|For A. flavus in clinical material see below:|
|Images below were colonies grown from BAL samples obtained from a patient. A. flavus sclerotium were observed. (6 images).|
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Colonies on CYA 60-70 mm diam, plane, sparse to moderately dense, velutinous in marginal areas at least, often floccose centrally, sometimes deeply so; mycelium only conspicuous in floccose areas, white; conidial heads usually borne uniformly over the whole colony, but sparse or absent in areas of floccose growth or sclerotial production, characteristically Greyish Green to Olive Yellow (1-2B-E5-7), but sometimes pure Yellow (2-3A7-8), becoming greenish in age; sclerotia produced by about 50% of isolates, at first white, becoming deep reddish brown, density varying from inconspicuous to dominating colony appearance and almost entirely suppressing conidial production; exudate sometimes produced, clear, or reddish brown near sclerotia; reverse uncoloured or brown to reddish brown beneath sclerotia. Colonies on MEA 50-70 mm diam, similar to those on CYA although usually less dense. Colonies on G25N 25-40 mm diam, similar to those on CYA or more deeply floccose and with little conidial production, reverse pale to orange or salmon. No growth at 5°C. At 37°C, colonies usually 55-65 mm diam, similar to those on CYA at 25°C, but more velutinous, with olive conidia, and sometimes with more abundant sclerotia.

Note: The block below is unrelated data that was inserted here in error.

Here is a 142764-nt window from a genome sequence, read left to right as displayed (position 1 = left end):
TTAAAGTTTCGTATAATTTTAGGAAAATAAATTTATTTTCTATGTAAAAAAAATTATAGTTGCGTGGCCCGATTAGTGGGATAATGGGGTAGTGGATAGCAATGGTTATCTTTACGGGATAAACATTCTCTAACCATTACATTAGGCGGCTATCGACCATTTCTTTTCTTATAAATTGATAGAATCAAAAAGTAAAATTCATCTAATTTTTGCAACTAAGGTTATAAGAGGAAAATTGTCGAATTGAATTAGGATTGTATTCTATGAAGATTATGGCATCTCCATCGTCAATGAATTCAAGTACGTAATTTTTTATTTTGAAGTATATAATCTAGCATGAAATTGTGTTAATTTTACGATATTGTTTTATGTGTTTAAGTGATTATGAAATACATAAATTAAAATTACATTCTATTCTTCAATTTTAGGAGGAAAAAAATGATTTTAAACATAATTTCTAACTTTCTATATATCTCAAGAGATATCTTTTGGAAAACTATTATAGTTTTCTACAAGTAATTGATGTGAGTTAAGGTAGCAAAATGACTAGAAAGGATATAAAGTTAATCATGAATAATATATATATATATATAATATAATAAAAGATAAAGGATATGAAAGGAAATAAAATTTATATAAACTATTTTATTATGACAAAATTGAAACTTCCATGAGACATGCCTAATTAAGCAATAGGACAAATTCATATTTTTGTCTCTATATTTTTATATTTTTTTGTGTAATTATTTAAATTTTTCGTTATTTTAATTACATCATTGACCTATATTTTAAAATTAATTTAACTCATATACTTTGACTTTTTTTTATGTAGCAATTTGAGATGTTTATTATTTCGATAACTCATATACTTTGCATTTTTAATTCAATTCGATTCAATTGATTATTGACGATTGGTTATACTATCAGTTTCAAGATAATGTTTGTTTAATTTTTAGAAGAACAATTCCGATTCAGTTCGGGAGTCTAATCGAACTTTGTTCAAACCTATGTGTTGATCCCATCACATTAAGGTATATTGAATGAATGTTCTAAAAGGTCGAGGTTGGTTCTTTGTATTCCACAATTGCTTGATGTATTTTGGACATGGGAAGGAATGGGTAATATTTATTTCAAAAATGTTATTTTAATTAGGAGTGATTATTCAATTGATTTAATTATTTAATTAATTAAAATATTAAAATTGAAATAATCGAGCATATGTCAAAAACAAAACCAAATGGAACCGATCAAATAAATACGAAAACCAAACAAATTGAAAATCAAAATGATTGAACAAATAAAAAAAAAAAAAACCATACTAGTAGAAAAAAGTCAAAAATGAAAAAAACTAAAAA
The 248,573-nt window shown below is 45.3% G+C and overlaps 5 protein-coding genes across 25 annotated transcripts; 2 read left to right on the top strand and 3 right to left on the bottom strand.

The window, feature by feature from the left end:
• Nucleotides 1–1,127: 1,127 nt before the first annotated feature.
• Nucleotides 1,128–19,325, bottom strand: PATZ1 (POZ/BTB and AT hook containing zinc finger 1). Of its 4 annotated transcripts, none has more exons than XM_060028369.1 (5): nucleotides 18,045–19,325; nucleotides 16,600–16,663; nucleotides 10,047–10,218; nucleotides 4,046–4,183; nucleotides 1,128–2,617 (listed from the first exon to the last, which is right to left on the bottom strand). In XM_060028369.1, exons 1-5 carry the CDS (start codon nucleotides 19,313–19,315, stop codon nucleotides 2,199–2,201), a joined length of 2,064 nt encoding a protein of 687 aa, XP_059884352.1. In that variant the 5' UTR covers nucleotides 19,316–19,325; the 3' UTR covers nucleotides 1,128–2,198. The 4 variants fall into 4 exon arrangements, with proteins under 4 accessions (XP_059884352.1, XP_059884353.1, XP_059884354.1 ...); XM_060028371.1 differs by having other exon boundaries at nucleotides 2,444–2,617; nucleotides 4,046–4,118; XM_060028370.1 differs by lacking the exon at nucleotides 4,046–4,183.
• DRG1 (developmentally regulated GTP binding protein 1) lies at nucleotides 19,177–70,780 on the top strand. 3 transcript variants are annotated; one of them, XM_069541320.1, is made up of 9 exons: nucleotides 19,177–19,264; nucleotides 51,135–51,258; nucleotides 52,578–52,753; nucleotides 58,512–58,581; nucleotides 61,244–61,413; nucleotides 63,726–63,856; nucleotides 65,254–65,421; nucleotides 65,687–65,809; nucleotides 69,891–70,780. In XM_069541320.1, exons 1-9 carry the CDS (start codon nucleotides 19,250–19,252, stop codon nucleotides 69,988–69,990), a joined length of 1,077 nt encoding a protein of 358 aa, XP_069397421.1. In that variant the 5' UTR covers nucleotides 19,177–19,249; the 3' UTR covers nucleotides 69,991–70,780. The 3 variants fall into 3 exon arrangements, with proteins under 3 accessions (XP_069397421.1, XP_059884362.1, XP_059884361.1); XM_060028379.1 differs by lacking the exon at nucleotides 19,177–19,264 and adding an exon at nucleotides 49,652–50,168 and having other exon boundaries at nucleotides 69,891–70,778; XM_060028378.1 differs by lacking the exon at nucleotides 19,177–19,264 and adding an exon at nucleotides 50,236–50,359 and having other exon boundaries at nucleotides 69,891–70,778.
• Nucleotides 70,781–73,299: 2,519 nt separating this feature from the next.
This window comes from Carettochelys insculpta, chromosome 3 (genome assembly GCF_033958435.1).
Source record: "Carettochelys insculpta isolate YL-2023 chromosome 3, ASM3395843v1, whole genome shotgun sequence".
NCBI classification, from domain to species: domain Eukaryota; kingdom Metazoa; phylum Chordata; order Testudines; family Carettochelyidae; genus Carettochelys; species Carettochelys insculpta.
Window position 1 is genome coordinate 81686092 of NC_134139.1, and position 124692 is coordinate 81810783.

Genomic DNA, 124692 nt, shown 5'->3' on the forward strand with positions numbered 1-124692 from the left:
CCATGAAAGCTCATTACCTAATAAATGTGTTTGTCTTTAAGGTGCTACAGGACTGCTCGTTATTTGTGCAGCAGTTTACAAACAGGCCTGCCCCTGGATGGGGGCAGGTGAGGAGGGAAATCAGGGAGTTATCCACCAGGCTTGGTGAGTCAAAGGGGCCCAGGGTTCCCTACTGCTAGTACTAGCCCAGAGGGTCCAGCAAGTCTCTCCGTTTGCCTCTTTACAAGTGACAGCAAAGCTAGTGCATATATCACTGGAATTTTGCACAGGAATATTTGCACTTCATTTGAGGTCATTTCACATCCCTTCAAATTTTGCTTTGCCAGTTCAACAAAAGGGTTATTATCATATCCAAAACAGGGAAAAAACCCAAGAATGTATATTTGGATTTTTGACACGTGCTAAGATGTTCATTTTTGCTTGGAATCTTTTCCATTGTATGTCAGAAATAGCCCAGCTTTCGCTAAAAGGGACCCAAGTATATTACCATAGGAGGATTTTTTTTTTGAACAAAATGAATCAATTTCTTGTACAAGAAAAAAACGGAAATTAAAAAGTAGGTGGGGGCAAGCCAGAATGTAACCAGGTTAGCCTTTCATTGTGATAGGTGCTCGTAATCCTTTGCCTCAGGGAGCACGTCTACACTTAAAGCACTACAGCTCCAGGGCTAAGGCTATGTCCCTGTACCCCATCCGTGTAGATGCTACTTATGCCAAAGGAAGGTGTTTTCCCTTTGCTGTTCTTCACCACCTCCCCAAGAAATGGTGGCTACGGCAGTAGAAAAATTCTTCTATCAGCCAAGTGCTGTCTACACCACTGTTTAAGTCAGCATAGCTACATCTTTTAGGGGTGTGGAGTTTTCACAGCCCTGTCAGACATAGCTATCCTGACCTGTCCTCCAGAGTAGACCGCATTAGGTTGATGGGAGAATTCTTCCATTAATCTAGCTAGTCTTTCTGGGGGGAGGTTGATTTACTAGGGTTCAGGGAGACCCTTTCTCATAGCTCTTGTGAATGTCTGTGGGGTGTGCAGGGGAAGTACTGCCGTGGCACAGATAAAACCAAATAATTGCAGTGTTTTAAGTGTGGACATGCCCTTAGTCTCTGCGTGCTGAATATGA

Sclerotia produced by some isolates, at first white, rapidly becoming hard and reddish brown to black, spherical, usually 400- 800 µm diam. Teleomorph not known. Conidiophores borne from subsurface or surface hyphae, stipes 400 µm to 1 mm or more long, colourless or pale brown, rough walled; vesicles spherical, 20-45 µm diam, fertile over three quarters of the surface, typically bearing both metulae and phialides, but in some isolates a proportion or even a majority of heads with phialides alone; metulae and phialides of similar size, 7-10 µm long; conidia spherical to subspheroidal, usually 3.5-5.0 µm diam, with relatively thin walls, finely roughened or, rarely, smooth.
Aspergillus flavus is distinguished by rapid growth at both 25°C and 37°C, and a bright yellow green (or less commonly yellow) conidial colour. A. flavus produces conidia which are rather variable in shape and size, have relatively thin walls, and range from smooth to moderately rough, the majority being finely rough.
Produced by J. Pitt, April 1998
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